Kale is a famously cold-tolerant crop. But when temperatures dip far enough below freezing, its big leathery leaves can suffer.
In the picture above, our rainbow lacinato is still alive, but it’s kind of… droopy. Last week’s cold clear snap, with night-time temperatures of around -5 celsius and chilly sunny days, has taken its toll. My skin is uncomfortably dry, and so are the leaves of our kale plants.
In a matter of days, some of the leaves turned into kale chips on the plants. The lack of humidity and freeze-thaw cycle sucked the moisture right out of them.
Preventing frost damage on leaf crops
I asked my farmer friends (some of whom live on the east coast and are used to dealing with real winters) for advice on preventing another bout of “freeze-dried” kale. Their ideas included:
- If you expect a hard freeze, wet the leaves of your winter greens first with a sprinkler — the layer of ice will actually protect them (I have yet to try this, but it sounds like a fun experiment)
- Cover your crop with a clear plastic polytunnel to prevent further frost damage. And protect the roots by spreading a layer of mulch over the soil.
- If the damage has already happened, harvest whatever you can, blanch and freeze it and use it like frozen spinach. Or, make a giant batch of kale chips for your coworkers — Hollyhock Garden to Table has my favourite recipe.
- Plant a different variety next time, and place your crop in a different (hopefully warmer) bed. Next year, I think I’ll try a curly-leaf kale instead of lacinato.
Polytunnels are no-brainers in the winter veggie garden. But, although I’m religious about using them on all my other beds, I’ve been hesitant when it comes to kale. The towering plants just look unhappy squished under plastic. In past years, with typical dark, rainy and not too cold Vancouver weather, a layer of mulch has been all I’ve needed to protect my kale. But this year, it’s time for a cover.
On Sunday, I did a rescue mission. I cut all of the damaged leaves off our kale plants — three heavy (kitchen sized) garbage bags worth — leaving just the crowns intact. Then I poked several tomato supports into the bed to create an extra-tall structure for a clear plastic cover. Fingers crossed that it will do the trick. I’m not sure if I’ll be able to harvest more kale this winter, but I’m taking comfort in the fact that it’ll be the first thing to grow back in the spring.
Observing the effect of freezing temperatures in your garden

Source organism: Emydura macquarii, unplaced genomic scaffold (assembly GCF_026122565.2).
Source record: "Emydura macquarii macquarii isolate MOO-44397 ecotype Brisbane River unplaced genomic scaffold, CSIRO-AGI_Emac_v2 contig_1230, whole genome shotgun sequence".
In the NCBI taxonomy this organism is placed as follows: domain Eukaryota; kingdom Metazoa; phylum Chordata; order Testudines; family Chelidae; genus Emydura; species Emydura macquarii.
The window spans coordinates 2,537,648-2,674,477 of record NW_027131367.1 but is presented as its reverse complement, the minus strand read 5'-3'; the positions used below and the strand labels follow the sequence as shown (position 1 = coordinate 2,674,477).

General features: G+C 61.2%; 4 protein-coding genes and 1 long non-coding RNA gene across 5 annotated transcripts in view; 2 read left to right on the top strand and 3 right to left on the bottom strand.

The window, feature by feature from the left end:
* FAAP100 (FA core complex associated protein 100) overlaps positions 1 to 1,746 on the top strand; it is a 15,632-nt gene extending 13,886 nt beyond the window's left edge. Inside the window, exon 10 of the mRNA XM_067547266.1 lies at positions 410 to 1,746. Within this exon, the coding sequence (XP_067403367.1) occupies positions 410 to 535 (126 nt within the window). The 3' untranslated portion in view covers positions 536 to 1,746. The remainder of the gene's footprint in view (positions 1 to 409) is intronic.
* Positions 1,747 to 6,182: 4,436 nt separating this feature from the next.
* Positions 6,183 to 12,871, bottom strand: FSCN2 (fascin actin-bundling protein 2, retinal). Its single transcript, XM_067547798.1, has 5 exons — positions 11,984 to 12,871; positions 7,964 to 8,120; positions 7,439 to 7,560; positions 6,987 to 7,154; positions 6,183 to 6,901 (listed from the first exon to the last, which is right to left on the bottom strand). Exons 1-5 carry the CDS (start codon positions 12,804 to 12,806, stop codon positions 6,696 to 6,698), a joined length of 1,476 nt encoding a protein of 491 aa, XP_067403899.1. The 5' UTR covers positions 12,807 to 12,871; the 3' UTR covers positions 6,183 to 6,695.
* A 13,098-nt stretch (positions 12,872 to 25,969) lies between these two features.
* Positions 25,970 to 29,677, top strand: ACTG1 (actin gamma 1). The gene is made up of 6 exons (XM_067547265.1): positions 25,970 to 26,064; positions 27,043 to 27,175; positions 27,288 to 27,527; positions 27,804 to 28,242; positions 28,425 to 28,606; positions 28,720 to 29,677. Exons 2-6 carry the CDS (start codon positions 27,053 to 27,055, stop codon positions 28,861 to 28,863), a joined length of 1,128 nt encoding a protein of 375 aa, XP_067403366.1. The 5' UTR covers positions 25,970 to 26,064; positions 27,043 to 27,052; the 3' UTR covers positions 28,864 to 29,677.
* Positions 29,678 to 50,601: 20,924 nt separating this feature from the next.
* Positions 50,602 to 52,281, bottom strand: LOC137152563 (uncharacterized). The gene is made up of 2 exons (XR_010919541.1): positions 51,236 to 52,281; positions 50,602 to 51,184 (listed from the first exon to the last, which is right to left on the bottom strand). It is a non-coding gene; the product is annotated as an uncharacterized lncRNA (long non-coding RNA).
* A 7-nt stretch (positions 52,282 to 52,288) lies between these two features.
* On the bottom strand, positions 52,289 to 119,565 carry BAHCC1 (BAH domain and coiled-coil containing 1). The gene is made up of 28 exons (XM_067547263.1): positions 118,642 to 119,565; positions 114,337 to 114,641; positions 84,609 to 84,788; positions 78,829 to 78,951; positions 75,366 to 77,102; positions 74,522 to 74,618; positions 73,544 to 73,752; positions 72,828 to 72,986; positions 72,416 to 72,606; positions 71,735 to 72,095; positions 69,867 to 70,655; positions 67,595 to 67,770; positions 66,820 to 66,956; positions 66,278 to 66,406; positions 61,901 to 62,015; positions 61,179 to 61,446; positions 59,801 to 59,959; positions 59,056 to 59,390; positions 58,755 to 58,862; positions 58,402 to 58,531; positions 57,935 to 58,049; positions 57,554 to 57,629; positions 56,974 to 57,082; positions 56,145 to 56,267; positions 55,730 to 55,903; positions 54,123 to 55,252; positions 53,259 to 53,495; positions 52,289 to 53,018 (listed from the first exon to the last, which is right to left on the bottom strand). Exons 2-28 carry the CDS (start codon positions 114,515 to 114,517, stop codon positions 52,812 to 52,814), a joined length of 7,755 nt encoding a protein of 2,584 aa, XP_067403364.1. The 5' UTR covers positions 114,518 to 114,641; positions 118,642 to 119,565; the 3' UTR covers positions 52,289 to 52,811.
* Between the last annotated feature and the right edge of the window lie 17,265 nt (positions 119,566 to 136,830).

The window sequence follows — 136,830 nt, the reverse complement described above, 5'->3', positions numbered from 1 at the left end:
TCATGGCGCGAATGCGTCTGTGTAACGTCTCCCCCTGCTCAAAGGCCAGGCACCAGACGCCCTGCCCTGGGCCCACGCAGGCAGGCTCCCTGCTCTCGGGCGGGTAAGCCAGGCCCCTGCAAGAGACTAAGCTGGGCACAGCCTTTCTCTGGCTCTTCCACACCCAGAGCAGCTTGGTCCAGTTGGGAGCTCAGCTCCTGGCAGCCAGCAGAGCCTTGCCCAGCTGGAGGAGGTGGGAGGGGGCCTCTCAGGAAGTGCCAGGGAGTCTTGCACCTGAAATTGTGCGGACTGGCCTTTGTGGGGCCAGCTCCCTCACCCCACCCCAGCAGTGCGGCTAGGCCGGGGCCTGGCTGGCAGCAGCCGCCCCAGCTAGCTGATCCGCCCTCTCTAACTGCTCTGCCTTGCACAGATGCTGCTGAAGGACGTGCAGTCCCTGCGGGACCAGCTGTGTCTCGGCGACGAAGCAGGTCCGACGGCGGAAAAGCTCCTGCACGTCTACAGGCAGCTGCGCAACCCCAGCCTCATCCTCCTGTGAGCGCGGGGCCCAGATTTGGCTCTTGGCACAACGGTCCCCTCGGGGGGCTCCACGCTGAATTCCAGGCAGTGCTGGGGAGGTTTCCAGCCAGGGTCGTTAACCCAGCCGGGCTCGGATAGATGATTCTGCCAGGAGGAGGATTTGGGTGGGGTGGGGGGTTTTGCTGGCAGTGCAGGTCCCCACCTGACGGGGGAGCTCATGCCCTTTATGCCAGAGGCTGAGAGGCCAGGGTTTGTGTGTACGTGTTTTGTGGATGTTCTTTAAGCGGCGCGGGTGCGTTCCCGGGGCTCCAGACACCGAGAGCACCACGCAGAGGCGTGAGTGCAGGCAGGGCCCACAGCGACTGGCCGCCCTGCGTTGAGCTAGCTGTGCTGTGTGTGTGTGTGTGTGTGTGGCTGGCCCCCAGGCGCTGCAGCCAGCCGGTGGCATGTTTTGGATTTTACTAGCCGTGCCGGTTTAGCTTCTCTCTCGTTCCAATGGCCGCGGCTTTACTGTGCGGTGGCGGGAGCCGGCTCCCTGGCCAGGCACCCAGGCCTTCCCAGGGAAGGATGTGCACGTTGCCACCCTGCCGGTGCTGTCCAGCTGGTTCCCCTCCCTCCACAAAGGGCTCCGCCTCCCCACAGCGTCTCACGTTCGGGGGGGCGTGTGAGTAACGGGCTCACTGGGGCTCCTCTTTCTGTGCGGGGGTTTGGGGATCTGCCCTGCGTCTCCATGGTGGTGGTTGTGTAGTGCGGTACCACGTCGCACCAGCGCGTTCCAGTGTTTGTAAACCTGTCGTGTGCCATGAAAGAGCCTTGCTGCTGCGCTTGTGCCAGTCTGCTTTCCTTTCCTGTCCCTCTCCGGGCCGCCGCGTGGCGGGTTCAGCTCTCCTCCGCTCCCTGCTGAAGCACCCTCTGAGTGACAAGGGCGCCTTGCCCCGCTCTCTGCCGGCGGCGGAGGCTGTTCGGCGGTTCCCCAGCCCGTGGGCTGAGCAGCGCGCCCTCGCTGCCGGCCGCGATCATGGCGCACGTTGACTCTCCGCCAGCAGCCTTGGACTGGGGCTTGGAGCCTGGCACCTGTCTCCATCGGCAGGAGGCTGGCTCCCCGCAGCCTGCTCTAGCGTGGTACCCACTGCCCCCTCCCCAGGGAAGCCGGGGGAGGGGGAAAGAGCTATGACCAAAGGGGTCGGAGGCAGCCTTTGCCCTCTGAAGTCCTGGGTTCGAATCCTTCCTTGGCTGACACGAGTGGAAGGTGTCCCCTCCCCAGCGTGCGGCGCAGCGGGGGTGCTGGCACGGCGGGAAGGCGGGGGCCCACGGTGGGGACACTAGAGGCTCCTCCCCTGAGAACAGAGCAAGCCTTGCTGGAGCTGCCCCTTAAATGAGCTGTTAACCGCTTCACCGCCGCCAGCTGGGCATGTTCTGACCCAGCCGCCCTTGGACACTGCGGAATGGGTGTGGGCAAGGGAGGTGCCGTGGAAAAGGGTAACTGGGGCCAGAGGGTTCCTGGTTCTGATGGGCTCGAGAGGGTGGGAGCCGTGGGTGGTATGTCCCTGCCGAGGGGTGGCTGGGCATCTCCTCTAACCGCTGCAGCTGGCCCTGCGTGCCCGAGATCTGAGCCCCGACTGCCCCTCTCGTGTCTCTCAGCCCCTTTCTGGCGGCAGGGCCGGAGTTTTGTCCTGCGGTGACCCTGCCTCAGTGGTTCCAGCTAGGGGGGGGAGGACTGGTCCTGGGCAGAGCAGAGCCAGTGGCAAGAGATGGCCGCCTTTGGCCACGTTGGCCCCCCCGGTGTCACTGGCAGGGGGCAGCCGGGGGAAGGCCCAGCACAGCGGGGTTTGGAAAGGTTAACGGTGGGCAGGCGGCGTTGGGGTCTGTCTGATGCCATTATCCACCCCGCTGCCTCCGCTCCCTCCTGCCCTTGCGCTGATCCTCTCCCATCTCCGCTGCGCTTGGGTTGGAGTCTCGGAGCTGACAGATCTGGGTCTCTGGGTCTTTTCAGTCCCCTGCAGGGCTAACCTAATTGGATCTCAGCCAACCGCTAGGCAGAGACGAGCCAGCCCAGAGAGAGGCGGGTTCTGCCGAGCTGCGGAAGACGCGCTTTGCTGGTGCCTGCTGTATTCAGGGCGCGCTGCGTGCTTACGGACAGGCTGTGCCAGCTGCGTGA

One of our most important duties as gardeners is to observe and record the effects of changing weather and climate on our growing space. The day after a heavy frost, I noticed the following:
- Our small garden contains several microclimates. At noon, one side of the yard was sunny and relatively warm, while another area (shaded by a hedge) was completely covered in ice.
- With temperatures of -5 celsius, the soil freezes solid.
- The biggest, most developed plants in our garden suffered the worst frost damage. In addition to the kale, our beefy chard plants (mulched and under a polytunnel) turned into a slimy mess. I cut away everything except for the innermost leaves and will leave those chard plants alone to regenerate for spring.
- Our smallest, most low-growing plants weren’t really bothered by frost. Even my experimental outdoor microgreens, which haven’t yet developed their adult leaves, are perfectly happy. Similarly, our parsley and mache were pretty much fine. Same with our carrots, beets and onions.
The one good thing about freezing temperatures
While frost can wreak havoc with leaf crops, take heart in the fact that it concentrates sugars in the roots of your parsnips, beets and carrots. Yum.
What’s growing this week:
As mentioned above, we harvested three very heavy garbage bags of slightly wilted kale, along with a fourth bag of chard and assorted greens. And I have some parsley left over from last week. Our fridge is completely full, and I’m pawning kale off on my friends and making kale chips for everyone. I would blanch and freeze it, but our freezer is completely stuffed with zucchini.
I just roasted up one of our pumpkins, and toasted the seeds for a healthy snack. We have several more waiting on our kitchen counter.
Despite this week’s extreme harvest, there are plenty of things waiting for us in the garden: parsley, mache, beets, carrots, parsnips and onions.